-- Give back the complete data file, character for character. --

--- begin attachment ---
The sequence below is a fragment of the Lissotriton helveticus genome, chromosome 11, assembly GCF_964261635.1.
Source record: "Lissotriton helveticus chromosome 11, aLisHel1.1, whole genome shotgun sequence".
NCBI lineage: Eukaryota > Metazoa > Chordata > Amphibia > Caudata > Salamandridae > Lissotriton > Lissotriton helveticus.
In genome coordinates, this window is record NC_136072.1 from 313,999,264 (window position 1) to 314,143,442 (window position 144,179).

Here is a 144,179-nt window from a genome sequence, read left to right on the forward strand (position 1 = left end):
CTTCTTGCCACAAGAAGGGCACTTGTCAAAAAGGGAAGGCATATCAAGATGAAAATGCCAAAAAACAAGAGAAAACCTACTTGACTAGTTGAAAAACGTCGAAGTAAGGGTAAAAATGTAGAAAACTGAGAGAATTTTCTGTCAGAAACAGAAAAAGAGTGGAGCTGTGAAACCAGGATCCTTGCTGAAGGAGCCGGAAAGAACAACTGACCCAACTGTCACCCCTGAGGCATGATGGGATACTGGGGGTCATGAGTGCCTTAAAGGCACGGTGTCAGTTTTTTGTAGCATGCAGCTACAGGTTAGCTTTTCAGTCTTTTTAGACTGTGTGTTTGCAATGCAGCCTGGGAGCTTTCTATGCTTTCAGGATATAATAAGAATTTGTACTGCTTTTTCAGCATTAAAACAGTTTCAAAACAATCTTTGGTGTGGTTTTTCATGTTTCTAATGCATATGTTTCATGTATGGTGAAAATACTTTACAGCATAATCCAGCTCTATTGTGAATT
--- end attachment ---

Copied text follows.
The sequence below is a fragment of the Lissotriton helveticus genome, chromosome 11, assembly GCF_964261635.1.
Source record: "Lissotriton helveticus chromosome 11, aLisHel1.1, whole genome shotgun sequence".
NCBI lineage: Eukaryota > Metazoa > Chordata > Amphibia > Caudata > Salamandridae > Lissotriton > Lissotriton helveticus.
In genome coordinates, this window is record NC_136072.1 from 313,999,264 (window position 1) to 314,143,442 (window position 144,179).

Here is a 144,179-nt window from a genome sequence, read left to right on the forward strand (position 1 = left end):
CTTCTTGCCACAAGAAGGGCACTTGTCAAAAAGGGAAGGCATATCAAGATGAAAATGCCAAAAAACAAGAGAAAACCTACTTGACTAGTTGAAAAACGTCGAAGTAAGGGTAAAAATGTAGAAAACTGAGAGAATTTTCTGTCAGAAACAGAAAAAGAGTGGAGCTGTGAAACCAGGATCCTTGCTGAAGGAGCCGGAAAGAACAACTGACCCAACTGTCACCCCTGAGGCATGATGGGATACTGGGGGTCATGAGTGCCTTAAAGGCACGGTGTCAGTTTTTTGTAGCATGCAGCTACAGGTTAGCTTTTCAGTCTTTTTAGACTGTGTGTTTGCAATGCAGCCTGGGAGCTTTCTATGCTTTCAGGATATAATAAGAATTTGTACTGCTTTTTCAGCATTAAAACAGTTTCAAAACAATCTTTGGTGTGGTTTTTCATGTTTCTAATGCATATGTTTCATGTATGGTGAAAATACTTTACAGCATAATCCAGCTCTATTGTGAATT